Building additions or renovations can be so challenging that the temptation is very real to “take the foot off the gas” near the end of the project when a successful project completion is within sight. Don’t do it! The manner in which a new project owner works through the final weeks of a project will have very real financial, functional, and operational implications for many years to come. Let’s look at three primary categories of actions to take in the final weeks of a project:
- Construction Close-Out
- Occupancy Preparation
- Financial Close-Out and Risk Management
- Settle up change orders with the General Contractor. Tackle these head on and have any difficult conversations necessary as early as possible. These issues will not magically resolve themselves. Until all change orders are settled the contractor cannot submit and be paid for their final invoice.
- Receive all warranties, guarantees and operations manuals the contractor is obligated to provide per the specifications. Make sure multiple copies are received as specified and that the formats (paper vs. electronic) are correct.
- Receive and have documented with video all training on the operation and maintenance of major equipment and systems.
- Receive the “as-built” plans (written and/or electronic versions) as required by the project specifications. These are critical for maintaining the building and planning future expansions or renovations.
- Receive all “Attic Stock” of finish materials like paint, floor tile, ceiling tile, etc. as required by the project specifications. Document where it will all be kept for future use. Ensure that all is properly labeled.
- Ensure that the HVAC system is tested and balanced and a proper report is received and signed off by the mechanical design engineer. Occupant discomfort due to temperature variations when occupying a new space is a very common complaint and it is essential to know that the system is working as intended.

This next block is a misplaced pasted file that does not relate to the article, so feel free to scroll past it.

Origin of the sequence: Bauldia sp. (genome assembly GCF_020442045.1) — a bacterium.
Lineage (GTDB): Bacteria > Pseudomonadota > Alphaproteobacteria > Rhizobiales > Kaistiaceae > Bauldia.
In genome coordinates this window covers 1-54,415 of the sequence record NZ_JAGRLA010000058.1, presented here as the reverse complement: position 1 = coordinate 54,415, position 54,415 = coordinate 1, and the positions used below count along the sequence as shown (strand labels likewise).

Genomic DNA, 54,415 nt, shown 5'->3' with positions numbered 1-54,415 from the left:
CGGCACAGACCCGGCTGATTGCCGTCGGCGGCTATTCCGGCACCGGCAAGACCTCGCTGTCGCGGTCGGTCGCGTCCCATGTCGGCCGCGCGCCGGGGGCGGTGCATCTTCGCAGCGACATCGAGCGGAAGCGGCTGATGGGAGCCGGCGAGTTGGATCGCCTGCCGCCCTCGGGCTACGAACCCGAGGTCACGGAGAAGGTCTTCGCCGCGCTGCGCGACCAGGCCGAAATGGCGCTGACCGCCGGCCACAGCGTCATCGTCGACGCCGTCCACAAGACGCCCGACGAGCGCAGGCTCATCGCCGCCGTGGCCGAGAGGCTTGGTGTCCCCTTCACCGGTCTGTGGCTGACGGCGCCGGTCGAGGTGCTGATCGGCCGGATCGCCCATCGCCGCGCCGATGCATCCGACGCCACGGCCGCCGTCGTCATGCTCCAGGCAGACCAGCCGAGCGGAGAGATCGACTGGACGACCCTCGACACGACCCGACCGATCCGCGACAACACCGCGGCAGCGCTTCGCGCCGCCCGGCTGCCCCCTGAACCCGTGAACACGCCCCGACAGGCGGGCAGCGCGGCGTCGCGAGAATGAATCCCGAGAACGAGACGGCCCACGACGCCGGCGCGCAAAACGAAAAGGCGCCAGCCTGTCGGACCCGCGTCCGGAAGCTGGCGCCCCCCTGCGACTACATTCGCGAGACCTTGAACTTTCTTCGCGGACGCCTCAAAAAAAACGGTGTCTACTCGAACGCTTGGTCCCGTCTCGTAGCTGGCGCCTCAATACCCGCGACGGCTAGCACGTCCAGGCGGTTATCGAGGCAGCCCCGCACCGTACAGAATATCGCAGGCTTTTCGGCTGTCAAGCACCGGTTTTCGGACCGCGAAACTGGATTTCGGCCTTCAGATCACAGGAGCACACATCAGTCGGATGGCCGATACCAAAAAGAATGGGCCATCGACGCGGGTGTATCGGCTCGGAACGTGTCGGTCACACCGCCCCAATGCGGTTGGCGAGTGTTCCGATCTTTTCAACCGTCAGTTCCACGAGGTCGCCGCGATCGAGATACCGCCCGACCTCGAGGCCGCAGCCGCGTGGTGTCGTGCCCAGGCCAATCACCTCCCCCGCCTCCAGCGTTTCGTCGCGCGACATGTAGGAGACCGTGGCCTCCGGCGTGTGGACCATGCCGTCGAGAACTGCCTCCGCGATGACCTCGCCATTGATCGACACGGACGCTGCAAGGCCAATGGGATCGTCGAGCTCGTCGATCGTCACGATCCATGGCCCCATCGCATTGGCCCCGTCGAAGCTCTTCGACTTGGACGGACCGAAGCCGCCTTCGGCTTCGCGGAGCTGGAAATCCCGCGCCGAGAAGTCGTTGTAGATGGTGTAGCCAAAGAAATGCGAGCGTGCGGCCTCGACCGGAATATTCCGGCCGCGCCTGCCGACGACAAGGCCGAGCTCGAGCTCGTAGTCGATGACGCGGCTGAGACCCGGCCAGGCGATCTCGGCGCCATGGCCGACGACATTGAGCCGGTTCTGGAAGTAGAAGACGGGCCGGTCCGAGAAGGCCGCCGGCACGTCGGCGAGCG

- Have a comprehensive master “Punchlist” of corrected items signed off by all members of the project team (Owner, Architect, and Contractor) before occupancy and furniture move in. This is critical before occupancy because minor damage will occur in during move-in and a clear division of responsibility between contractor and owner must be established.
- Schedule the 11 month walk through. Most buildings come with a 1-year warranty on all work. Be proactive and schedule an intentional walk through of the entire facility 11 months from the date of substantial completion with the architect and contractor in attendance. The purpose is to document any necessary corrections and to ensure they can be completed within the first year.
- Schedule a security and keying transmittal meeting. The purpose is to receive from the contractor all permanent keys and/or access cards for electronic systems in the building.
- Obtain proof of all passed life safety tests and inspections from the General Contractor.
- Obtain the Certificate of Occupancy from the local authority having jurisdiction.
- Take photos of the completed space. It is common for architects to professionally document the completed work and share photos with owners and contractors.
- Ensure that all insurance policies are in place to cover use of the new space.
- Plan and execute the move into the space.
Financial Close-Out and Risk Management
- Process the final application for payment for the contractor (including retainage) and the final pay application for the architect and design team.
- Ensure that all subcontractors and suppliers have properly executed releases of lien included with their pay application to the GC to prevent future claims of unpaid work after the GC is paid in full. A general and final release of lien from the GC will document this.
- Ensure that any deposits or bonds being held by local municipalities are returned if owed. Often times local authorities will hold performance bonds for up to a year after project completion to ensure that required landscaping is maintained for example. Keep track of such refunds payable in the coming months or years.
- Establish dates for all utilities to be transferred from the responsibility of the contractor to the owner and initiate those transfers.
- Create a comprehensive list of all professionals, contractors, and suppliers who contributed to the project. This is commonly a part of the General Contractor’s closeout manual.
Planning for all the above from the very beginning of a project and ensuring that design and construction contracts address these topics will expedite the stress-free occupancy and enjoyment of any new project.
Steve Kuhn is the founder of ShareBuilt, a nonprofit organization, that directly connects those in need of new/renovated facilities to AEC organizations with resources to meet those needs and professionals called to serve their communities.